This article is republished from the Goric Playgrounds blog
“Everybody has the right to play.”
It says that in large letters right on the wall at the entrance to Trane All-Abilities Park. It’s a declaration that the people of La Crosse, Wisconsin made real this summer when the 2-acre park, 10 years in the making, was dedicated.
Across seven play zones, the park is filled with all sorts of features and play equipment, including 7 different types of slides and music-makers from Goric Playgrounds.
Not merely an accessible park, the parents, therapists and social service professionals who spearheaded the development and raised much of the $6 million cost, emphasize that it is a park for everyone no matter their physical, cognitive or sensory abilities. Modeled after California’s Magical Bridge, Trane is one of the nation’s few completely accessible play spaces for children and adults of all abilities.
Rose Levendoski, whose 10-year-old granddaughter Eliza has Down syndrome, voiced what park organizers hoped when they first conceived of the idea, “I envision her being here and playing here way up into adulthood. This just will be a fun place for her.”
Designer and landscape architect Camille Calderaro, of Fireflies Play Environments, represented Goric in the project, assisting in the selection and customization of the slides. “I’m just very proud to be a part of something that made the effort to reach out and include everybody,” she said. “This is what makes people feel good. This makes people feel like people care.”
She recalls the meeting when she first became involved in the development of the park. It was in 2017 when Calderaro was brought in by Damon Farber, the lead design firm to talk with them and the citizen committee about equipment options. Among the spinners, swings and climbing zones they knew they want, it was accessible slides that captured their imagination.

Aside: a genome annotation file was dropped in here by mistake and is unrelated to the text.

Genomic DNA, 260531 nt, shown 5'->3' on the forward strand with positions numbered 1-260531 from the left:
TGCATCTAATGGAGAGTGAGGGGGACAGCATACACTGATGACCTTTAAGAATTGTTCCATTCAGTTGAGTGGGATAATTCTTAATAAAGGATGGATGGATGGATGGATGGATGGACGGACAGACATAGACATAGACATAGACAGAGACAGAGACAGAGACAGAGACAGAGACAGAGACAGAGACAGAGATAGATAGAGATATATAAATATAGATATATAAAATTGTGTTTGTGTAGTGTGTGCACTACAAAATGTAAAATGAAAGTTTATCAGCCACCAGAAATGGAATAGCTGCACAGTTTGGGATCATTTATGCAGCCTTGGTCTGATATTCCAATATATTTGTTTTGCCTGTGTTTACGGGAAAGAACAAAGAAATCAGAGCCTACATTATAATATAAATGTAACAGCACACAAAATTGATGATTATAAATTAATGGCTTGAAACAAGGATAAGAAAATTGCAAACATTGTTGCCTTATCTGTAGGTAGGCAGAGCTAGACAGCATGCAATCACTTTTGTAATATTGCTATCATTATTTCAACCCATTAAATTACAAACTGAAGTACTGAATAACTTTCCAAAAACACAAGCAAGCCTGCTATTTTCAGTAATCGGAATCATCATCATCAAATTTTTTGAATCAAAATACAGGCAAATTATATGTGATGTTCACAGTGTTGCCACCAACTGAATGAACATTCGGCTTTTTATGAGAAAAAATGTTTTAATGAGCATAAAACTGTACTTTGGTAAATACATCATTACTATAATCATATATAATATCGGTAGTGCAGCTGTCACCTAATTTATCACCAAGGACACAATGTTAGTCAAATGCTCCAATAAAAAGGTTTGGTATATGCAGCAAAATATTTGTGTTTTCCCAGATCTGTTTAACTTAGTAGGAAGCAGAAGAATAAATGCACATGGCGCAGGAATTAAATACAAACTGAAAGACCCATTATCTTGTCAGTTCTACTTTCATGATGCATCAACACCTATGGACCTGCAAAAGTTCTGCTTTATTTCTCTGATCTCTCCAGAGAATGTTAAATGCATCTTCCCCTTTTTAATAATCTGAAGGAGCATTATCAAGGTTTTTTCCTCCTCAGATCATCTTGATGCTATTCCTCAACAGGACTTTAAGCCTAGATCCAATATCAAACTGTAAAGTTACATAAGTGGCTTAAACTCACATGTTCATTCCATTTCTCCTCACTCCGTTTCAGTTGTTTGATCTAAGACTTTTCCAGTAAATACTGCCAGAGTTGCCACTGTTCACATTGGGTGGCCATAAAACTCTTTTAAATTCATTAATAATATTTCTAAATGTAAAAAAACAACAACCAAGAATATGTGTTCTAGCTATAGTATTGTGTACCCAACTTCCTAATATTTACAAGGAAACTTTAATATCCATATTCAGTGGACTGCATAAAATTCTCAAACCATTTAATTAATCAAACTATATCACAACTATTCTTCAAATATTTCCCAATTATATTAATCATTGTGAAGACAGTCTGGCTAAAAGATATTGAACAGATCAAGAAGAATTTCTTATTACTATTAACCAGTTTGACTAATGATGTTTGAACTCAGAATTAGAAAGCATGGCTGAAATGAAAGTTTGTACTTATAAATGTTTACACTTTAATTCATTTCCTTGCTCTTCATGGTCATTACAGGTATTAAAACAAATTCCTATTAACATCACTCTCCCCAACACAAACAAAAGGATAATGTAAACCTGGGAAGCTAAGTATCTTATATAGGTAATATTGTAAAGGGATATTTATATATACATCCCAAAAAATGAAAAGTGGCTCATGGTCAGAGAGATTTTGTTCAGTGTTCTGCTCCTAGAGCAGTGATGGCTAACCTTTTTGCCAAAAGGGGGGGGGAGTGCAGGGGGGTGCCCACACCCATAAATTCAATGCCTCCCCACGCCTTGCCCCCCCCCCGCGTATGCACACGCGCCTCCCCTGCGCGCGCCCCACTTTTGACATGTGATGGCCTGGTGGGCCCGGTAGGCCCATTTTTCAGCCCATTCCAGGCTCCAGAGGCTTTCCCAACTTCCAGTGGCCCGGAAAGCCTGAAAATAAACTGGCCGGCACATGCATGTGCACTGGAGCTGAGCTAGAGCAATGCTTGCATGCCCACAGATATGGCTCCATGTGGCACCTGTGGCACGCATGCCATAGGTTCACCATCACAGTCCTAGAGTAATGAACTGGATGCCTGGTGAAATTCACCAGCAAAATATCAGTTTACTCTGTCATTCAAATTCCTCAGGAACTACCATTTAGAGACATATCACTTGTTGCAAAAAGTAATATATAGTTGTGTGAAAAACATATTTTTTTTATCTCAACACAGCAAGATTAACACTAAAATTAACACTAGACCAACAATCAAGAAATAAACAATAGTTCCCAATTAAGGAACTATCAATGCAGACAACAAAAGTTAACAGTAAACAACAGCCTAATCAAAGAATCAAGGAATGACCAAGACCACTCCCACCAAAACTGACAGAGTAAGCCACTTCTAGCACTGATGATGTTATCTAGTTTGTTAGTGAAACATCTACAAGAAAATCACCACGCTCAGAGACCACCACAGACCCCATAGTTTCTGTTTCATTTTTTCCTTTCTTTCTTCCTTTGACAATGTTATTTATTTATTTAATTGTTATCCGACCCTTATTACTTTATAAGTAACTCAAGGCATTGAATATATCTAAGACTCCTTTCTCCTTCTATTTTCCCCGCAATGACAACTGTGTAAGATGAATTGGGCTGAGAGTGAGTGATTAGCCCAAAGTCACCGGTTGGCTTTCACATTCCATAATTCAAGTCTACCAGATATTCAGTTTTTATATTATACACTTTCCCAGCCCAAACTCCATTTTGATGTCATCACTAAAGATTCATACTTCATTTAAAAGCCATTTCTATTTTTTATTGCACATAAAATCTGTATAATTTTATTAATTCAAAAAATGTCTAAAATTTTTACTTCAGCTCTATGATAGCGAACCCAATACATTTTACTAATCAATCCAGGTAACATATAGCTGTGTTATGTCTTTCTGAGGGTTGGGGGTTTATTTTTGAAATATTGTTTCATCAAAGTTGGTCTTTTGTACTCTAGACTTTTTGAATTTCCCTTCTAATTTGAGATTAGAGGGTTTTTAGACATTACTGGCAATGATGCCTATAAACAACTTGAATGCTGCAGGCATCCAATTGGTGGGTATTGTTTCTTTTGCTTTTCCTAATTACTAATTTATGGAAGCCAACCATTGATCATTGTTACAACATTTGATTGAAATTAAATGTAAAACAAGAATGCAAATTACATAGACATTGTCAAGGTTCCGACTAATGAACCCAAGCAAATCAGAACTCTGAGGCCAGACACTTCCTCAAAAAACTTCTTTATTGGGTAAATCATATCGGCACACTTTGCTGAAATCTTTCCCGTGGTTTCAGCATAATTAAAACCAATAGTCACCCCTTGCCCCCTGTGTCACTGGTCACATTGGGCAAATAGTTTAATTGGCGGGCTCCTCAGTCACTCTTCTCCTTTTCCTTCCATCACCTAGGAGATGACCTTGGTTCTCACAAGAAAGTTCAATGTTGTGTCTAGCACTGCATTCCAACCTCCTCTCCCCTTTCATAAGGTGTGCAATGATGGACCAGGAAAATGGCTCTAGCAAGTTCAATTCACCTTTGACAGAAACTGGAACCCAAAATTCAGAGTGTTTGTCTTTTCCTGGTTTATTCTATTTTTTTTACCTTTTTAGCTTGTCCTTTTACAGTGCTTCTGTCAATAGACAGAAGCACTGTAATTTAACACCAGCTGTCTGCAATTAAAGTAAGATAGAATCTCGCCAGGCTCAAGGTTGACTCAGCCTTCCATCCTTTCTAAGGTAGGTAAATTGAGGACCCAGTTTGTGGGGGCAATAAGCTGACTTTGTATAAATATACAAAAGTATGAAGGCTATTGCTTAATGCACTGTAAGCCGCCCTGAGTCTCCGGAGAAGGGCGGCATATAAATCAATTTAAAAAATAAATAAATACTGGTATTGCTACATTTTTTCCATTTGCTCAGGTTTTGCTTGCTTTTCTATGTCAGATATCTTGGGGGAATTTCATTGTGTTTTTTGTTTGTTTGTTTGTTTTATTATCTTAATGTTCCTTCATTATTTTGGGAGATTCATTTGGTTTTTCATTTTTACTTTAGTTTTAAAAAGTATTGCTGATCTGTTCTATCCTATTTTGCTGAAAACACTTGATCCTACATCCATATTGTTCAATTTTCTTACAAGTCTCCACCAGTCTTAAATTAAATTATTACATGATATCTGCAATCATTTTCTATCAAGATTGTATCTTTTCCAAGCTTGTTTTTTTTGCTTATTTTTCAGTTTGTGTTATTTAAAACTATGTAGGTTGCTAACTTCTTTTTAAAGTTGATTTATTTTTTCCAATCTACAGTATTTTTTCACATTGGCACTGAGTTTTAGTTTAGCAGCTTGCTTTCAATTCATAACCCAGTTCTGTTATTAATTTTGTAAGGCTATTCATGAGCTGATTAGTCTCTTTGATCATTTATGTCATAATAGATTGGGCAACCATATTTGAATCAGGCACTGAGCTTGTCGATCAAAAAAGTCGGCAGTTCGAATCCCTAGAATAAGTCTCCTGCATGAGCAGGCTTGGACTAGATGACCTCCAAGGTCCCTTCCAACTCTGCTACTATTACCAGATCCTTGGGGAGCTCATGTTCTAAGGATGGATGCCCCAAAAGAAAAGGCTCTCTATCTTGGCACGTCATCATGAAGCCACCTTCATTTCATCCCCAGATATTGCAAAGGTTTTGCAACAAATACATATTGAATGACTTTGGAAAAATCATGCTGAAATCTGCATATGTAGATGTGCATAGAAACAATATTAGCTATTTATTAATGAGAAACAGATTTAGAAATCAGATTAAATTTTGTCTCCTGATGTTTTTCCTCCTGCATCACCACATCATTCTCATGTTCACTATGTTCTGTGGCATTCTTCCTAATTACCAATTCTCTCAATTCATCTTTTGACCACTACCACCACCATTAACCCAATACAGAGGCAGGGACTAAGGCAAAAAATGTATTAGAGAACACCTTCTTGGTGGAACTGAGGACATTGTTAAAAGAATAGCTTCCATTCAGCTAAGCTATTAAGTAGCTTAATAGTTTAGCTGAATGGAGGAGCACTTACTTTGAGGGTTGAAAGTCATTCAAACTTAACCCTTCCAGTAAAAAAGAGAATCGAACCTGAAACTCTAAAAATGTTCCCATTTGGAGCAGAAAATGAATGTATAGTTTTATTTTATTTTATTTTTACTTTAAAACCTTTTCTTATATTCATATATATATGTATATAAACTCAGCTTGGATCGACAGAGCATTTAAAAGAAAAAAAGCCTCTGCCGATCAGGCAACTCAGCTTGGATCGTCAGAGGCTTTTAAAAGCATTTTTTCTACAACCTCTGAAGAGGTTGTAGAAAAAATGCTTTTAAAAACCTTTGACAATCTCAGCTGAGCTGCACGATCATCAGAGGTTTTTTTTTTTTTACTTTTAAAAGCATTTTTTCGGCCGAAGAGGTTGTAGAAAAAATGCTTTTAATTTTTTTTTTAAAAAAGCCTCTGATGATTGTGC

Though it would be two years before the equipment would be ordered, having long, tall slides that didn’t require wheelchair ramps to be accessible prompted the shaping of the park.
“Imagine,” said Calderaro, “They took a huge corner lot, a big empty corner lot and scooped it out. They sculpted out a 10 foot drop for a sliding bowl. So they were looking for some custom slides. That’s how they tapped into Goric.”
In typical playgrounds, where slides are at ground level, designers must incorporate long and expensive ramps to make them accessible to those with mobility challenges. By digging out a depression, both the entrance and the exits of the Trane slides are at ground level, eliminating ramping. At Trane All-Abilities Park, the bowl is almost the size of a football field.
Calderaro and Goric customized the slides and the transfer points, the places top and bottom, where sliders of all abilities can easily get on and off by themselves or with just a little help. For sliders who need assistance the bottom "dignity landing" allows them to scoot to the side and take their time to disembark. These patented landings are used by permission of the Magical Bridge Foundation. Short slides were designed for the youngest children. Bigger, longer and twisting slides were designed for older kids and adults.
The park has an entire slide zone with seating, an outdoor stage and a tunnel leading to a grassy climbing zone. There’s also a fitness area for adults, courtesy of the AARP. The sheltered area includes a bench with a phone recharging station.
Within hours of the opening on June 2nd, the All Abilities Trane Park Project Facebook page was filled with photos of smiling children and adults and comments expressing joy and appreciation.
“It was SO MAGICAL to see my little buddy finally have FUN at a playground!” one person wrote. “Thank you to everyone who made this project a reality - you have my most sincere appreciation.”